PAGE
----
Bangladesh: two Rohingya leaders killed in a refugee camp

Rohingya refugees in the Ukhia camp in Bangladesh, April 6, 2021. AFP - MIRAJ KATEB

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In Bangladesh, two leaders of the Rohingya refugee community were shot dead in a camp that hosts nearly a million people belonging to this Muslim minority who fled Burma in 2017. Several peace activists and senior Rohingya leaders were murdered in the latter months, a sign of growing dissension.


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At least eight assailants, believed to be Rohingya, shot and killed Syed Hossain, 40, and Abu Taleb, 35, two leaders of the Rohingya community, in Camp Number 15 around midnight, police spokesman Kamran Hossain said. .

Behind these murders, a person in charge already seems to emerge, namely the Arakan Rohingya Solidarity Army or the ARSA.

This radical organization, opposed to the dignified and peaceful repatriation of Rohingya refugees, is gaining influence, explains Asia specialist Olivier Guillard.


Unfortunately, this is the whole point of this organization which both promises to defend the interests of the Rohingyas to a certain extent, even if it means going from words to weapons and pouring into actions that border on terrorism. 


ARSA is behind at least five murders in the past three months, including those of three senior Rohingya leaders, two Rohingya sources told AFP, speaking on condition of anonymity for fear of reprisals.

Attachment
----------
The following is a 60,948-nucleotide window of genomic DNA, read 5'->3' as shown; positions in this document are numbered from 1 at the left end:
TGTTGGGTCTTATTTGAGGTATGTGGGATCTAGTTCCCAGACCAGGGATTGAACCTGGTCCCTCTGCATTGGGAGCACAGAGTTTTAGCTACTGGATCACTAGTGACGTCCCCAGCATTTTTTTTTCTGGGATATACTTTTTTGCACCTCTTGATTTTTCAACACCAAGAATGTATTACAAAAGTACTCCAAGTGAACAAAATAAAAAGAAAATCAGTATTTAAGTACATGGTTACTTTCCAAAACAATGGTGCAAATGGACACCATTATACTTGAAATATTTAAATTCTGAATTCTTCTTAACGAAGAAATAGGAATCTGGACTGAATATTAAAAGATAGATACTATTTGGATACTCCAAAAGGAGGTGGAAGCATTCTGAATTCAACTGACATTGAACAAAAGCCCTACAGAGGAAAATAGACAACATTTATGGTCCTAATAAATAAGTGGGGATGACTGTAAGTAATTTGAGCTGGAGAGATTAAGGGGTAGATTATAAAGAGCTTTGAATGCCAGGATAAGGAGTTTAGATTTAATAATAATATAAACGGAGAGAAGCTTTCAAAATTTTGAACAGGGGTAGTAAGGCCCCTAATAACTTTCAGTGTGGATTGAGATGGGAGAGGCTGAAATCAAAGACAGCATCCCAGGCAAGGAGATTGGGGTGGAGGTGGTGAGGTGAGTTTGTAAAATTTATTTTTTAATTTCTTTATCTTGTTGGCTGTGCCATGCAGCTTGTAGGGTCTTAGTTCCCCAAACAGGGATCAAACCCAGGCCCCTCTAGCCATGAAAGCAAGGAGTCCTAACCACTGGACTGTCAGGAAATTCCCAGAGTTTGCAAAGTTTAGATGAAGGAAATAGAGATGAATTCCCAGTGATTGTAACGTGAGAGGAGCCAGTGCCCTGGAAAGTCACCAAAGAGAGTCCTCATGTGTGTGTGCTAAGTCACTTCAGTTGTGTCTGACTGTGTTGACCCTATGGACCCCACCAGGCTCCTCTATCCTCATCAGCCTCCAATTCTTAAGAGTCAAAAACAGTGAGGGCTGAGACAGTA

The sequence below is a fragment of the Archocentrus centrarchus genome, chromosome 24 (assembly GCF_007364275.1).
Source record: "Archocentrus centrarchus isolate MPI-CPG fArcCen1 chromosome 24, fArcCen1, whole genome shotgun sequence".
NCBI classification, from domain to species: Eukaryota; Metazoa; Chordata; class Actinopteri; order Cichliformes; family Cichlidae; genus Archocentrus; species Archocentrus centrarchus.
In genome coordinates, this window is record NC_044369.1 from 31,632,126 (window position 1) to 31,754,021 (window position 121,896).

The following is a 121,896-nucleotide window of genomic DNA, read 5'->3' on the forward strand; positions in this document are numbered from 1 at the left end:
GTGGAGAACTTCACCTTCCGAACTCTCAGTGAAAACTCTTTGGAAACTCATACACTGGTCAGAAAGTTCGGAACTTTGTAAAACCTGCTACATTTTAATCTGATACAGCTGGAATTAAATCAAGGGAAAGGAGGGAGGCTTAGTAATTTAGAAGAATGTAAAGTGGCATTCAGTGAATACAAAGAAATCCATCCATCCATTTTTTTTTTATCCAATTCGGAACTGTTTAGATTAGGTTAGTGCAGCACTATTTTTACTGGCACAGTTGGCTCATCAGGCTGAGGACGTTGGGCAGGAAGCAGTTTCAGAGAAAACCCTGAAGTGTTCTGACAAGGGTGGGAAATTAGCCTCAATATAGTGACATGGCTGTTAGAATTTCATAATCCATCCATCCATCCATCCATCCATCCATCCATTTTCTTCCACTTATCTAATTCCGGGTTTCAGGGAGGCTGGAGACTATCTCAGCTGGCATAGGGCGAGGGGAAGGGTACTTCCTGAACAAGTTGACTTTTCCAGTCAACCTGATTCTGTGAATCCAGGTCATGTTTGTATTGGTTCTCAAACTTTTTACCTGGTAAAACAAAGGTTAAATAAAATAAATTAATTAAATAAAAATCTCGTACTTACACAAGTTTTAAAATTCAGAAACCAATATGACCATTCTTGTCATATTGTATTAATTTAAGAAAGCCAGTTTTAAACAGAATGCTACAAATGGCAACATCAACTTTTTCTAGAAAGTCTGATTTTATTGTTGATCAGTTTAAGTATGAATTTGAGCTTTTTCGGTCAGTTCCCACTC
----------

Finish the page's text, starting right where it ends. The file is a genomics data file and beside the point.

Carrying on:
In June, police charged 29 Rohingyas, including several ARSA cadres, with the murder of Mohib Ullah, a Rohingya leader and peace activist, last September.

► To read also: 

Bangladesh: demonstration of Rohingya refugees to demand their return to Burma

An impossible return

Around 750,000 Rohingyas fled army abuses in Burma and sought asylum in neighboring Bangladesh in 2017, where more than 100,000 refugees, victims of previous violence, were already there.

They are currently crammed into unsanitary refugee camps and still hope for repatriation to Burma.

The Rohingyas know very well that they are not expected,

" continues Olivier Guillard.

Many of them know that the precarious situation in which they find themselves in the Bangladeshi refugee camps is certainly less difficult than if they had to return to Burmese Arakan. 


An impossible return for this predominantly Muslim minority who became stateless following the abuses of the Burmese army in 2017. Rohingya refugees are asking for citizenship rights before returning to Burma, a country with a Buddhist majority.

In March, the United States for the first time acknowledged that Rohingyas had been victims of a " 


 " perpetrated by the Burmese army.

► To read also: 

"Genocide" of the Rohingyas: the International Court of Justice declares itself competent

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  • Rohingya

  • Bangladeshi

  • Human rights

  • Burma